Image c/o Ken Kistler

Dennis Vannatta’s story shows a man visiting his old haunts and discovering that the places have all changed without him. Taylor Dibbert’s poetic speaker reflects on a past relationship, at a safe enough distance now to wax philosophical.

J.J. Campbell evokes fleeting pipe dreams dashed by reality, while Daniel De Culla gives us an earthy and human look at the imperfect Gandhi.

Lola Hotamova writes of love and heartbreak, of the paradox of wanting an ex-lover to return but not wanting one’s heart broken again. Duane Vorhees’ speaker references past romantic crushes in his works on the slipperiness of memory and alienation from the world.

Zofia Mosur depicts a tender, desperate, almost incestuous, intimate relationship between a young girl and the female figures she draws.

Right profile image of a woman's bald head composed of squares and curved boxes, each filled with a natural-looking design of trees or grass or ground, something green or brown or blue. Some of the squares are flying off in the back into the blue-green background.
Image c/o Kai Stachowiak

In a more humorous vein, Stephen House looks at the human experience of procrastination, not acting on the many “shoulds” of life.

Alma Ryan challenges us to find moments of joy even if life is sad or off-kilter, while Shahnoza Ochildiyeva reflects on where and how to find personal happiness. Mirta Liliana Ramirez tastes each life experience in full like a seasonal fruit, gaining experience that helps her as she ages. Saodat Kurbanova explores how and why Uzbekistan is rated one of the world’s happiest nations.

Z.I. Mahmud probes the dawn of subjective individual consciousness in Kate Chopin’s The Awakening.

Some other works delve so far into subjectivity that they remove the narrator altogether.

Dark blue and light green background with hazy clouds, image of a blue DNA double helix and microbe molecules in the foreground.
Image c/o Виталий Смолыгин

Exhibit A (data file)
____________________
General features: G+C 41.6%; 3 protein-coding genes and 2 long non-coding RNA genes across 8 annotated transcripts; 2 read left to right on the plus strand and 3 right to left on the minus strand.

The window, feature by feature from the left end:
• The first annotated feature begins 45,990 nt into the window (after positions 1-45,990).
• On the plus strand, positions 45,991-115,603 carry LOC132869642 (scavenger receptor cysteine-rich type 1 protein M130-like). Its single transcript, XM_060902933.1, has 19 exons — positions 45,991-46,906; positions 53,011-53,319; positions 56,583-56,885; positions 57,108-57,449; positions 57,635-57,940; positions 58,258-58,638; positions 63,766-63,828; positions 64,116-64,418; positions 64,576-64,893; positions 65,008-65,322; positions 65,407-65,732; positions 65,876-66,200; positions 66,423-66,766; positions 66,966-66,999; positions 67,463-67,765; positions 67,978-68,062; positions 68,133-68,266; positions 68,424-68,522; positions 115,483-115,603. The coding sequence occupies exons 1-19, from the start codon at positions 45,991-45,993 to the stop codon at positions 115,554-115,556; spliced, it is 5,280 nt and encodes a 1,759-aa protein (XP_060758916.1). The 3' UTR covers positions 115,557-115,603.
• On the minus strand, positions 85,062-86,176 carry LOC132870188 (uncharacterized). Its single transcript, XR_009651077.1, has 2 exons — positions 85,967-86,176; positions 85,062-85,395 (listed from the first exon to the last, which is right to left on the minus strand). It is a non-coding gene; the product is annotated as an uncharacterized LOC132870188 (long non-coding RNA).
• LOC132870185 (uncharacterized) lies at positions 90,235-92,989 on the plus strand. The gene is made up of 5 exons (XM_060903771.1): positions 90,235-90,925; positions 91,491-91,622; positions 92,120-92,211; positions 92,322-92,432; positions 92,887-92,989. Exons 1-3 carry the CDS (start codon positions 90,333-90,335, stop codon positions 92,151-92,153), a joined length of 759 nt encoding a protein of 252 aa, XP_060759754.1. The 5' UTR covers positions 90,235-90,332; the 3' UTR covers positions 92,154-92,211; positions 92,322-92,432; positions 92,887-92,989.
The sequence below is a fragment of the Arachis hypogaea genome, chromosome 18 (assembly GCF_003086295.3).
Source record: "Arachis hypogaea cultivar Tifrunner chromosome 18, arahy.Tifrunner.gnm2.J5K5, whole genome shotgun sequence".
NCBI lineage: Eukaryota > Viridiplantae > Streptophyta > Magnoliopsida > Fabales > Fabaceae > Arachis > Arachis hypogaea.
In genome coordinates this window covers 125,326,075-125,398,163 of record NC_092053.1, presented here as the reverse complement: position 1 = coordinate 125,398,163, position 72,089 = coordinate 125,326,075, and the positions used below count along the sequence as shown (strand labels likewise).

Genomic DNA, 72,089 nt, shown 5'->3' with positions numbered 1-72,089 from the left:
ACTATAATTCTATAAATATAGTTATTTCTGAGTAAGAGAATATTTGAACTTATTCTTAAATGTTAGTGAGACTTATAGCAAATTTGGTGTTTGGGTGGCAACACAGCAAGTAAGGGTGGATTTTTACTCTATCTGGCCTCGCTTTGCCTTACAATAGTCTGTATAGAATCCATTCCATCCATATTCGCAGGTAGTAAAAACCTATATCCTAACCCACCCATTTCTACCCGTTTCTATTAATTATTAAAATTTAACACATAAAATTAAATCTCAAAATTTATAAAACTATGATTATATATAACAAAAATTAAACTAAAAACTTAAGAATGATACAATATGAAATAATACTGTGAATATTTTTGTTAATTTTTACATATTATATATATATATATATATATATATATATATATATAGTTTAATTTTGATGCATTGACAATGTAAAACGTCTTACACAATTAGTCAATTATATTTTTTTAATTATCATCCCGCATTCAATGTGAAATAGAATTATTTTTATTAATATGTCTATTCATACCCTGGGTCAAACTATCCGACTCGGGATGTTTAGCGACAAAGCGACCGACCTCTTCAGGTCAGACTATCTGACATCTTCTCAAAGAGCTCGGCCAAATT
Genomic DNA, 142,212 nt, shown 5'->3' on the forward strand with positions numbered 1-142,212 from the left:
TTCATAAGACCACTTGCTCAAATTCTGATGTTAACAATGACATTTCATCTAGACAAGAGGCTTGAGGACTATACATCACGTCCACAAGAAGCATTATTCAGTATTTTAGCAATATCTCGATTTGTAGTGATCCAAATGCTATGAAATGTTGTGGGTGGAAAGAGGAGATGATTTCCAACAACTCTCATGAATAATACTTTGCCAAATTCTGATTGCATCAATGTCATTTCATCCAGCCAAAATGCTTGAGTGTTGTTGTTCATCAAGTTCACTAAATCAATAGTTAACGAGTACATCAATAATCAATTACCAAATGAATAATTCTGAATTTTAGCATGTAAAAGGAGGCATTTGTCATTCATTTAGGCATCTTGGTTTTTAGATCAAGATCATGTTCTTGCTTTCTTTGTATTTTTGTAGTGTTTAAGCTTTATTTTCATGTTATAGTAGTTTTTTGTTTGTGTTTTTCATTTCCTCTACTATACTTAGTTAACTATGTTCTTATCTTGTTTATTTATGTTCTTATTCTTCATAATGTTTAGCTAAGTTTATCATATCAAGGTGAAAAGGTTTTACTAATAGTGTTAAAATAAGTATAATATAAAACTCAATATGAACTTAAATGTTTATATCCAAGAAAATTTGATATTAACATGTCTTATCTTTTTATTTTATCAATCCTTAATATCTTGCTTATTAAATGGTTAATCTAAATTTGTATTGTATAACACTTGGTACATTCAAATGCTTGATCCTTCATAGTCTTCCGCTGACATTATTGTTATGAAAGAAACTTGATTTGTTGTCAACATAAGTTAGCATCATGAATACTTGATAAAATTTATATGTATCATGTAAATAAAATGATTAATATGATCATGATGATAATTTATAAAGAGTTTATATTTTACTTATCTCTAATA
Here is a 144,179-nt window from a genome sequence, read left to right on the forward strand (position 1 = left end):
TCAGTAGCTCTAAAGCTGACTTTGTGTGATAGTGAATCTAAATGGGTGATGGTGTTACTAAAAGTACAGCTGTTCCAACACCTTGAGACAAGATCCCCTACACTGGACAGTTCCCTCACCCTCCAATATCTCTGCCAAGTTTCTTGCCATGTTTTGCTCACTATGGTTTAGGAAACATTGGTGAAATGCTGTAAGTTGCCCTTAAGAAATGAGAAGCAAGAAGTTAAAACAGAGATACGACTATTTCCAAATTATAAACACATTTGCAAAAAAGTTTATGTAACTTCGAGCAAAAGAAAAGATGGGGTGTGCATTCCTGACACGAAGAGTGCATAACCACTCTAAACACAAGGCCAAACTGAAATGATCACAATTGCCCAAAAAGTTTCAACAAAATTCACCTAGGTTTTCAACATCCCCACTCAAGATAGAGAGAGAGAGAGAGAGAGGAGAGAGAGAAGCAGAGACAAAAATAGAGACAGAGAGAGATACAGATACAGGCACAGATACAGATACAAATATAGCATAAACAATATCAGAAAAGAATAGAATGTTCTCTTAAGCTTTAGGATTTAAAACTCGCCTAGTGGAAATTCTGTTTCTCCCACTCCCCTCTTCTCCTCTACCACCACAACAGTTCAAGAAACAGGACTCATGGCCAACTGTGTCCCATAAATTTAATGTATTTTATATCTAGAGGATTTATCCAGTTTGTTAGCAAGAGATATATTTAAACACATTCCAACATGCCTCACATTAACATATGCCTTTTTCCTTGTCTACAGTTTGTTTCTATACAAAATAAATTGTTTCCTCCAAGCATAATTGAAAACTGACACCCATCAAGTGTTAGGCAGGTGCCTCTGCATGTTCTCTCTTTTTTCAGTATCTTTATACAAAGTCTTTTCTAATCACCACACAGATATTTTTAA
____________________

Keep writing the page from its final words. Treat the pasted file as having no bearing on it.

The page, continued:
Janna Aza Karpinska constructs concrete visual poetry by pasting prepositions onto canvas and finishing the phrases in various ways. Texas Fontanella’s music involves rhyming couplets from fellow Synch Chaos concrete poet Mark Young. Marieta Maglas’ poems involve multiple senses, seeming at once tactile, auditory, and visual. Mark Young takes a similar approach to his ‘geography’ paintings, creating visual landscapes of imaginary places that highlight form, color, and text. J.D. Nelson peers at everyday foods through an off-kilter lens in short pieces that inspire second and third looks.

Quademay Usanova looks at language in an academic manner, comparing word formation in the Uzbek, Russian and Karakalpak languages. Halimova Nilufar Hakimovna explores various approaches to teaching linguistics, while Norbekova Rano probes the language of mathematics, discussing the history of the concept of the integral in calculus. Muntasir Mamun Kiron extols the elegance of science and electricity and power generation technology.

Madina Fayzullaeva outlines ways to improve and enhance digital education tools while Aziza Amonova explicates the results of a new Uzbek assessment of reading levels. Feruza Axmadjonova suggests methods for teaching English to very young children while Shoshura Khusenova offers up practical suggestions on how to teach language learning to a class of mixed abilities and experience.

Saodat Kurbanova evokes the experience of writing a poem, getting outside of herself and stepping into a sense of broader consciousness.

Ballpoint pen at an angle photographed up close, pointing to the viewer. On a concrete table. Photo is black and white.
Image c/o Haanala76

Dilfuza Dilmurodova’s strident poem combines personal and national pride. Rahmiddinova Mushtariy offers up a poem of thanks to her mother, her kind teacher.

Zilola Khamrokulova reviews Ahmed Lufti Kazanchi’s book Stepmother, which extols the values of compassion and kindness for those in need, even those beyond your own family. Nosirova Gavhar’s short story advocates compassion for orphans and the poor. Nigar Nurulla Khalilova invites the forge of life to fashion her as an instrument for goodness and humanity.

Michael Robinson relates the powerful tale of how faith and family saved his life from drug abuse and loneliness. Kristy Raines highlights the beauty of a deep and caring marriage. Annie Johnson reflects on the steady joys of a long and committed relationship and family in her elegant poetry.

Ari Nystrom-Rice speaks to the moment where a couple’s individual life journeys merge into one, while Lilian Dipasupil Kunimasa envisions a world without race, class, or gender prejudice where all people are free to live their dreams. Jacques Fleury suggests how to navigate complex dialogue on sensitive issues without losing sight of others’ humanity.

We hope that this issue provides a jumping-off point and ideas for you to engage in conversation with people around you.